This weekend is St. Patrick’s Day and a lot of people, Irish or otherwise, will be wearing green and getting shitfaced in public. But even with all the revelry going on, our weekly Netflix recommendations can still come in handy when looking for a movie to watch before or after you celebrate (or if you want to avoid the party entirely).
For those in search of something to get them in the mood for the holiday, The Commitments is a crowd-pleasing, early-90s depiction of a local Irish band trying to make it big in Dublin. If outrageous comedies are more your style, then try The Young Offenders, a film about two Irish teenagers who get in over their heads when they go searching for a shipment of cocaine that was lost during a drug seizure.
The rest of this week’s films are not Irish-focused, although one is an emotionally-driven Disney fantasy that features, appropriately enough, a magical green dragon. Also on the list is Burning Sands, a disturbing portrayal of hazing at an all-black college, as well as The Hollywood Shorties, an engaging documentary about little people who play basketball.
For those who don’t like to count on luck—Irish or otherwise—when deciding what to spend your precious free time watching, these Netflix picks are just for you.
Warning: May Contain Spoilers
The Commitments (1991)
Starring: Robert Arkins, Andrew Strong, Angeline Ball, Johnny Murphy
Director: Alan Parker
Genre: Musical, Comedy
The Commitments is not only a solid St. Patrick’s Day choice, it ranks as one of the best movies made about making music. The film captures all the hopes and struggles of a recently-formed band, whose members see their one-in-a-million shot at stardom as the best option to escape their dreary lives in Dublin.
The man with the vision is manager Jimmy Rabbitte (Robert Arkins). The enterprising leader guides the group towards performing blue-eyed soul and encourages them to study music giants like James Brown. But he has his work cut out for him, dealing with clashing personalities and giant egos.
But no film like this would succeed without great music, which The Commitments delivers in abundance. The numerous spot-on covers of classic tunes makes this a movie worthy of repeat viewings, as does the steady stream of hilarious banter and witty one liners, like when Jimmy’s father (Colm Meaney) quips: “Is this the band then? Bet ya U2 are shittin' themselves.”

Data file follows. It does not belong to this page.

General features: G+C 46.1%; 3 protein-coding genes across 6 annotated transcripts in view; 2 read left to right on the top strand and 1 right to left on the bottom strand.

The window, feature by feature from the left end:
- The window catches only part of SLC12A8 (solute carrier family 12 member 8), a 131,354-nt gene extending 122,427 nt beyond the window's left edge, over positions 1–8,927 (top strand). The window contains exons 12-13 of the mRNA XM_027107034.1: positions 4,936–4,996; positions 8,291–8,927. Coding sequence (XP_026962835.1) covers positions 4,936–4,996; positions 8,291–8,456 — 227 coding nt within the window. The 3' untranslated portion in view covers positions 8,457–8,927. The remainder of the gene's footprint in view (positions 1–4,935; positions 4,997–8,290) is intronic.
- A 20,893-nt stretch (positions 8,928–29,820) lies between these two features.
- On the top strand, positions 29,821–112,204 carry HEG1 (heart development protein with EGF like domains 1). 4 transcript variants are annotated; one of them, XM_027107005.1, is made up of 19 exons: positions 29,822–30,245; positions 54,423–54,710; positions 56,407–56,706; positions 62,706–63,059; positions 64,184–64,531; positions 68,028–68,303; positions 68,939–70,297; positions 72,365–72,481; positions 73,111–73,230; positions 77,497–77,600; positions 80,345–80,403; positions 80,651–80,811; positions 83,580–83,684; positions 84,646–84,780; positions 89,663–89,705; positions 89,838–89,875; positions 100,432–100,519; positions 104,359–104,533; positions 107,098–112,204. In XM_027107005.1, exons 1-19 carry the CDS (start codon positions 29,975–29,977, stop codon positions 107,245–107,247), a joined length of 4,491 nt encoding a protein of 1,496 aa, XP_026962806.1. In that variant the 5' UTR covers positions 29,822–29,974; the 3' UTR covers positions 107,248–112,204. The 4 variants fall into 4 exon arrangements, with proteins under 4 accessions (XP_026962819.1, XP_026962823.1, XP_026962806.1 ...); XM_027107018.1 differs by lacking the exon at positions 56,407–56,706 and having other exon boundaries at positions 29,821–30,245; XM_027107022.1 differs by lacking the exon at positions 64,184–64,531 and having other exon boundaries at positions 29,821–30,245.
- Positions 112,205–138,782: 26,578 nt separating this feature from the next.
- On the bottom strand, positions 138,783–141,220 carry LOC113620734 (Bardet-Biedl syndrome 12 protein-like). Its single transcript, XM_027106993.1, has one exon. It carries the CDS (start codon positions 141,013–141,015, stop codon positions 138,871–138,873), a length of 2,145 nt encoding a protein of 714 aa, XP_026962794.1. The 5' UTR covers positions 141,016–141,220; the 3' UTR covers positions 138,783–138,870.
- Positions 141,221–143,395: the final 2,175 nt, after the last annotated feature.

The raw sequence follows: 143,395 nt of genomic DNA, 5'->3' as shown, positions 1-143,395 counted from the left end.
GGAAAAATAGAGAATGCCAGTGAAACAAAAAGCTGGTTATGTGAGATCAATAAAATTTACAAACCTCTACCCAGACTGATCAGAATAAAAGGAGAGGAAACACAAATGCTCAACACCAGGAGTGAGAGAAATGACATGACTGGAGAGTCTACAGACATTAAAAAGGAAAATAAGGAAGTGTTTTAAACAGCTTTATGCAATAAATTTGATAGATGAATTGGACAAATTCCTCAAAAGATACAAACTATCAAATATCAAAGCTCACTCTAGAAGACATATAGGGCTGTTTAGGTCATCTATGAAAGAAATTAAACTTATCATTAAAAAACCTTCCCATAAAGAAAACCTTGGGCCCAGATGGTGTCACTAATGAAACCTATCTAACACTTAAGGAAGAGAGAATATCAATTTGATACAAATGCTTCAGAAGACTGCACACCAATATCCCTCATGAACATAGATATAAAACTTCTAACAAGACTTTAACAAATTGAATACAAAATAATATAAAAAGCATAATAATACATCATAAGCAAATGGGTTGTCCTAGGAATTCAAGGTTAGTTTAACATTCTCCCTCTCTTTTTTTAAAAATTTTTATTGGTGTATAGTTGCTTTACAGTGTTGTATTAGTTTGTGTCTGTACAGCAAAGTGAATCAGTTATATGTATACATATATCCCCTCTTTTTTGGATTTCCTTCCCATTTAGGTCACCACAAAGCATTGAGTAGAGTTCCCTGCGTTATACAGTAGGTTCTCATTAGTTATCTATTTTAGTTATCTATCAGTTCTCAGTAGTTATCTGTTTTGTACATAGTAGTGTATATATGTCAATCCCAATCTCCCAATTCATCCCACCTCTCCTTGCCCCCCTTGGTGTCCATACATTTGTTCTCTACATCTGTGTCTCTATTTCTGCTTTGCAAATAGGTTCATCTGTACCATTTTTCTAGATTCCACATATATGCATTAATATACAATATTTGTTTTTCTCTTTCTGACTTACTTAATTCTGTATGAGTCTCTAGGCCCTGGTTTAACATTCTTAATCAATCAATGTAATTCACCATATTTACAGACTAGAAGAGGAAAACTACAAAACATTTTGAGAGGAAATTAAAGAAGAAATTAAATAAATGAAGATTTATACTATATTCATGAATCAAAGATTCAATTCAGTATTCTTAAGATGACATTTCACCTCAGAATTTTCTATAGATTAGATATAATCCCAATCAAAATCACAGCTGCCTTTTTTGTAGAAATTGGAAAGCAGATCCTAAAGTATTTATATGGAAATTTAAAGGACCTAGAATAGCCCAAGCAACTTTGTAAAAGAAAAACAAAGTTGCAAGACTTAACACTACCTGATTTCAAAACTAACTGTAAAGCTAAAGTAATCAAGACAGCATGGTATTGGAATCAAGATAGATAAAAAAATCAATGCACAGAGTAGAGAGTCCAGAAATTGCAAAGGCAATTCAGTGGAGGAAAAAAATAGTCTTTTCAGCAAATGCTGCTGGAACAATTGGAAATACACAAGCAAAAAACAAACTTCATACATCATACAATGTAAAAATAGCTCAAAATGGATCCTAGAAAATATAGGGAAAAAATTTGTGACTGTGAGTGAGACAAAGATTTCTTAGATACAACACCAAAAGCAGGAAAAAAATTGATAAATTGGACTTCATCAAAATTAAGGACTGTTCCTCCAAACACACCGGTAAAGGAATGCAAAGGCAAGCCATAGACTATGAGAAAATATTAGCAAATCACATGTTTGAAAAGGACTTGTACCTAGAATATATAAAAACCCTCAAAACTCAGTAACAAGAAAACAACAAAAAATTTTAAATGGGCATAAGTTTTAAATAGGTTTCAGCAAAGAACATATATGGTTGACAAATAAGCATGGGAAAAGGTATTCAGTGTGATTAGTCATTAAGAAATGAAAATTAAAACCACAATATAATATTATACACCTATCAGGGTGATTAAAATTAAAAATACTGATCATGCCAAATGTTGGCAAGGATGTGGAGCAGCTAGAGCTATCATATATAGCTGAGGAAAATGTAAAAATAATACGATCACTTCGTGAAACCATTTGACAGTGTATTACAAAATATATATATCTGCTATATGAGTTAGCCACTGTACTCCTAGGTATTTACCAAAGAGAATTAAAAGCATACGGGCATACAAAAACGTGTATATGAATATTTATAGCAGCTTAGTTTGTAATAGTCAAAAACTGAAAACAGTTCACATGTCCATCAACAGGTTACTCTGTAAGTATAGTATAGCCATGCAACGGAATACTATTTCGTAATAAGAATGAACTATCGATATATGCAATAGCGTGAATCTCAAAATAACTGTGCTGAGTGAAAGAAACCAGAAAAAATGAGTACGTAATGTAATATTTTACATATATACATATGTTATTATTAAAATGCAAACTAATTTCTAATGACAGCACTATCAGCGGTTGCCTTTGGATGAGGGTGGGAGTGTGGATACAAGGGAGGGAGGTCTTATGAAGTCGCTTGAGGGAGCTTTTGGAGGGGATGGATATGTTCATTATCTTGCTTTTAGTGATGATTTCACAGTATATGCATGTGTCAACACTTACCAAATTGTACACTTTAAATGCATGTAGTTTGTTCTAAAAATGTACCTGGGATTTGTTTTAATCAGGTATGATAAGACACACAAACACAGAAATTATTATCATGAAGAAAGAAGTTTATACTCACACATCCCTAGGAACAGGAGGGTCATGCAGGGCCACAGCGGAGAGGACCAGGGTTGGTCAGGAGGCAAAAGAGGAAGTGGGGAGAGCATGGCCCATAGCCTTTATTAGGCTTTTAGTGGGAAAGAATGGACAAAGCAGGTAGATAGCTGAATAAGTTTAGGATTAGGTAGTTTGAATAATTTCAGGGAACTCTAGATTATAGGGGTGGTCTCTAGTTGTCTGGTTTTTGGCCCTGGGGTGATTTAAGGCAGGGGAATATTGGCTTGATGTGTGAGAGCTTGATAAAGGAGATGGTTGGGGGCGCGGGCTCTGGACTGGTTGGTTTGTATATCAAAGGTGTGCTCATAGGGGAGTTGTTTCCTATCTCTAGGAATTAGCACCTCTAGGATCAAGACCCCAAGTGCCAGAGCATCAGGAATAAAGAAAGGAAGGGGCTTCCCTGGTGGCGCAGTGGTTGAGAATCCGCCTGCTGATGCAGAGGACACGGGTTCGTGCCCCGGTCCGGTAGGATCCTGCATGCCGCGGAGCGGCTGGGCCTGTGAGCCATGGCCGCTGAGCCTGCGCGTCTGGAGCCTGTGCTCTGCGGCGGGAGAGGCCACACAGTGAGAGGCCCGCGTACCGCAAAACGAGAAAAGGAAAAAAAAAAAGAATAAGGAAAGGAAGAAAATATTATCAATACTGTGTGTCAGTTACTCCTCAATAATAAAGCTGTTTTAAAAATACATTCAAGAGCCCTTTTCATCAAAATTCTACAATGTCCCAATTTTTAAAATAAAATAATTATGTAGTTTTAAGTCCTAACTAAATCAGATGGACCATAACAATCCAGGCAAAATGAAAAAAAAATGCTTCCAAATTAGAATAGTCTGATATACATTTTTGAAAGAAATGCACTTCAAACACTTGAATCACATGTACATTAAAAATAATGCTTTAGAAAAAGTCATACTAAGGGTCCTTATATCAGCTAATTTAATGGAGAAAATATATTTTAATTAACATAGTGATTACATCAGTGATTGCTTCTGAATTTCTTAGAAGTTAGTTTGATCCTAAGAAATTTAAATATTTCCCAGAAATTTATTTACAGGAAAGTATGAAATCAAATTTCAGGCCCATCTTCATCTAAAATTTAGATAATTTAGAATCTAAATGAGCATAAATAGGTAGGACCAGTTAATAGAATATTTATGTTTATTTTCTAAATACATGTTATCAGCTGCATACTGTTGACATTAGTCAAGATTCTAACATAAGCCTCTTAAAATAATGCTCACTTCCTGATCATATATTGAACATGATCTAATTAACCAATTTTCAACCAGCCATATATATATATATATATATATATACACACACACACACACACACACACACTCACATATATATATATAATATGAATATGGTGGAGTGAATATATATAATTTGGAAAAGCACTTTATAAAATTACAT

For a great double feature, watch this back-to-back with the equally enjoyable Sing Street (2016), a movie about Irish teenagers who start a new wave band in the ’80s. The more recent flick was undoubtedly inspired by The Commitment, and singer Maria Doyle Kennedy even appears in both films.
The Young Offenders (2016)
Starring: Alex Murphy, Chris Walley, Hilary Rose, Dominic MacHale
Director: Peter Foott
Inspired by true events, The Young Offenders tells the comedic tale of two dimwitted lads prone to stealing bikes and other misdemeanors. Upon hearing news about a large-scale drug shipment getting washed ashore, they get the bright idea of traveling down the coast to snatch a brick of cocaine worth seven million euros, hoping they can flip it and get rich overnight.
Alex Murphy and Chris Walley star as Conor MacSweeney and Jock Murphy. They’re not exactly nerds, but they’re not as cool as they think they are, either. Their back-and-forth banter make up most of the film’s funniest moments, although P.J. Gallagher as a vengeful drug dealer nearly steals the show.
For those looking to extend their St. Paddy's Day celebration, this movie is filled with outrageous humor that works great if watching with a crowd—that is, if you can deal with the super thick Irish accents and slang. Aside from being funny and featuring eye-catching natural scenery, it somehow manages to also be a genuinely heartfelt look at trials and tribulations of a lasting friendship.